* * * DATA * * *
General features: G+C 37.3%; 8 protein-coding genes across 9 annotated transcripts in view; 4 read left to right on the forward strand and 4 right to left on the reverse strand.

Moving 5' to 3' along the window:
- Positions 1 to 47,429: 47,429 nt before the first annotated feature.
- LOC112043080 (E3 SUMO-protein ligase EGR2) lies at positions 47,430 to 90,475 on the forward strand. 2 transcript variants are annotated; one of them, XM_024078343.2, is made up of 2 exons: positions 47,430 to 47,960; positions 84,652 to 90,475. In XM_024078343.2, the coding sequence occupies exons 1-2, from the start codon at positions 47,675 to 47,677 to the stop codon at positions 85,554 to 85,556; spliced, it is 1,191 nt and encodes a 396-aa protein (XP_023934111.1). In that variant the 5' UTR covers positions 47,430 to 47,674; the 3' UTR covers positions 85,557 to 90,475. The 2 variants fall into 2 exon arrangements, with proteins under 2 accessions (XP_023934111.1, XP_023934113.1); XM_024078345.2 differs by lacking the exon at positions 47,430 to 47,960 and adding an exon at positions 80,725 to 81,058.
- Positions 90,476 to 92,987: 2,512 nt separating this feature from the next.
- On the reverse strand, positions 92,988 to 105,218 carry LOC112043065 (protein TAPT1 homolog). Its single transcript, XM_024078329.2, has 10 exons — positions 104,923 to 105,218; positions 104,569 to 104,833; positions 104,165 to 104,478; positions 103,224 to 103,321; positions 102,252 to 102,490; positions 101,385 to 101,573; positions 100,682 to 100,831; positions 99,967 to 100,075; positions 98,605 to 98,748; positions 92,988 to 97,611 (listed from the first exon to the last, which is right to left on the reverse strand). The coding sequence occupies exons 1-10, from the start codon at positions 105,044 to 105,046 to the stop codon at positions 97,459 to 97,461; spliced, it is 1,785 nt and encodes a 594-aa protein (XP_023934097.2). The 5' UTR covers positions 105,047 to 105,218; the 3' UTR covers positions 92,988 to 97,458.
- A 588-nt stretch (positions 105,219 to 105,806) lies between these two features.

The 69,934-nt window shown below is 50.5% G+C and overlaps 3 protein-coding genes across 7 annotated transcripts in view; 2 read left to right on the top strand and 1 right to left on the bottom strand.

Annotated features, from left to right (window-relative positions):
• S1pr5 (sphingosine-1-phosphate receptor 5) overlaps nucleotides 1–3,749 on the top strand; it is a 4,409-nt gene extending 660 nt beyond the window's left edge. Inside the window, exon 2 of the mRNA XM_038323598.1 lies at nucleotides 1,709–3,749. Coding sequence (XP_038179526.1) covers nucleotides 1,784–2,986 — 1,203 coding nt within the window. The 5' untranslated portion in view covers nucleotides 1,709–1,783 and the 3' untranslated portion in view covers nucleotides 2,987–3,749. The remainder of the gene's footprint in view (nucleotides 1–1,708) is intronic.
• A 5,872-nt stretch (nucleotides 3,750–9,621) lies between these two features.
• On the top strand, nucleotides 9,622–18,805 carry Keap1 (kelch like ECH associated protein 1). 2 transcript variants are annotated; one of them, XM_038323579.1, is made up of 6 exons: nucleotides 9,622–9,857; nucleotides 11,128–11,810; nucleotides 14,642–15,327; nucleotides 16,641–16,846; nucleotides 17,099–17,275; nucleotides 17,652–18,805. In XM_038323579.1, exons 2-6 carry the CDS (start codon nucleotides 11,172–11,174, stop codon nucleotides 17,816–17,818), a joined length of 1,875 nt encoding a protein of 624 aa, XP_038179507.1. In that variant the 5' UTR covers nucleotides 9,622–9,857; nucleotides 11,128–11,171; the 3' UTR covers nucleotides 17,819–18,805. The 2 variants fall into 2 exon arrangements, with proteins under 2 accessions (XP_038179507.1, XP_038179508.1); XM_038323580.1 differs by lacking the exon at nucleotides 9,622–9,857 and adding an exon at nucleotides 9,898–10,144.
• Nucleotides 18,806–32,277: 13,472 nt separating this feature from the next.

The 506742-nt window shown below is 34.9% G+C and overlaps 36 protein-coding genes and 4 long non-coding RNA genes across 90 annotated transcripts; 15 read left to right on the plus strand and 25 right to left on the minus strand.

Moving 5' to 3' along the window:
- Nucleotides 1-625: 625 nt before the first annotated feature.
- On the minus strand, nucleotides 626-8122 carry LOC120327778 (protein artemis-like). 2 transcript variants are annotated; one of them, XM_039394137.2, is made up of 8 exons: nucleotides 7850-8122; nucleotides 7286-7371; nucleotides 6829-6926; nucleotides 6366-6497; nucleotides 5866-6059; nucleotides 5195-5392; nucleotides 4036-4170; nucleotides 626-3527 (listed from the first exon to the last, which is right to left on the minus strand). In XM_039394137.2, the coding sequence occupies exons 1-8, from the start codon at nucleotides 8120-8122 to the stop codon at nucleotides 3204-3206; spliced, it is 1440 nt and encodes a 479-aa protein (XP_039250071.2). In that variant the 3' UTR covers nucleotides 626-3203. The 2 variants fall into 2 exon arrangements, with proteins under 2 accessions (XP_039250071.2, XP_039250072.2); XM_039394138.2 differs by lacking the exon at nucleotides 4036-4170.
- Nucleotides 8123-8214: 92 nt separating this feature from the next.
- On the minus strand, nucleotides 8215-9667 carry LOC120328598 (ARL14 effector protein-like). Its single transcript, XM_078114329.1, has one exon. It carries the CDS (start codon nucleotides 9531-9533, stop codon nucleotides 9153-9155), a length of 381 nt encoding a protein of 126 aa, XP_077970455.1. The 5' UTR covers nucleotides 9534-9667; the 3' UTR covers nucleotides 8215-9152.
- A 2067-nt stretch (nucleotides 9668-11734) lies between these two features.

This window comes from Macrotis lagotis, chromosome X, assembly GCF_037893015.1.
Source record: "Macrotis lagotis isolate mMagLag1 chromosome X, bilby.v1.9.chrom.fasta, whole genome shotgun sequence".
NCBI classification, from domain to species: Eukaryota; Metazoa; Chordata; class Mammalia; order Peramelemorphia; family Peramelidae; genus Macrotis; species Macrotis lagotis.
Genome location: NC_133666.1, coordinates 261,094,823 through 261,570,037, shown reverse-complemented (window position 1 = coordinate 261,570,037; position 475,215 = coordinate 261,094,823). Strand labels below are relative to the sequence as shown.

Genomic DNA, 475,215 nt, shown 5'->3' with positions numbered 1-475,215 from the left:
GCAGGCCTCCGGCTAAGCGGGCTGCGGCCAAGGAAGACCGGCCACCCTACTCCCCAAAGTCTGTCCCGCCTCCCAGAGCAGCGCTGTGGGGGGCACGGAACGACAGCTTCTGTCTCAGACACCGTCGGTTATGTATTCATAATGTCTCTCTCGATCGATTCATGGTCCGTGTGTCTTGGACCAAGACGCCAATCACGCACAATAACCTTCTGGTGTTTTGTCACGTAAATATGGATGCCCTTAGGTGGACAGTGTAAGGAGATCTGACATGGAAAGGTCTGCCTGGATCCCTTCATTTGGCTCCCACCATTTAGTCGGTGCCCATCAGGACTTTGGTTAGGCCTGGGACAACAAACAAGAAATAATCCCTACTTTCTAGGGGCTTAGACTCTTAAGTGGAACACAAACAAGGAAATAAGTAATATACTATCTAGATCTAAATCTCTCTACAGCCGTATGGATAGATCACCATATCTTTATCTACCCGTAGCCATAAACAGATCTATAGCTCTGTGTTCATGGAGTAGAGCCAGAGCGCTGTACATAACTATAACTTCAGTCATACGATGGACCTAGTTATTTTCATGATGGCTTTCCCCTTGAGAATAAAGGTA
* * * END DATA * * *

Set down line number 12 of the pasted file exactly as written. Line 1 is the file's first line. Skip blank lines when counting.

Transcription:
• On the top strand, nucleotides 9,622–18,805 carry Keap1 (kelch like ECH associated protein 1). 2 transcript variants are annotated; one of them, XM_038323579.1, is made up of 6 exons: nucleotides 9,622–9,857; nucleotides 11,128–11,810; nucleotides 14,642–15,327; nucleotides 16,641–16,846; nucleotides 17,099–17,275; nucleotides 17,652–18,805. In XM_038323579.1, exons 2-6 carry the CDS (start codon nucleotides 11,172–11,174, stop codon nucleotides 17,816–17,818), a joined length of 1,875 nt encoding a protein of 624 aa, XP_038179507.1. In that variant the 5' UTR covers nucleotides 9,622–9,857; nucleotides 11,128–11,171; the 3' UTR covers nucleotides 17,819–18,805. The 2 variants fall into 2 exon arrangements, with proteins under 2 accessions (XP_038179507.1, XP_038179508.1); XM_038323580.1 differs by lacking the exon at nucleotides 9,622–9,857 and adding an exon at nucleotides 9,898–10,144.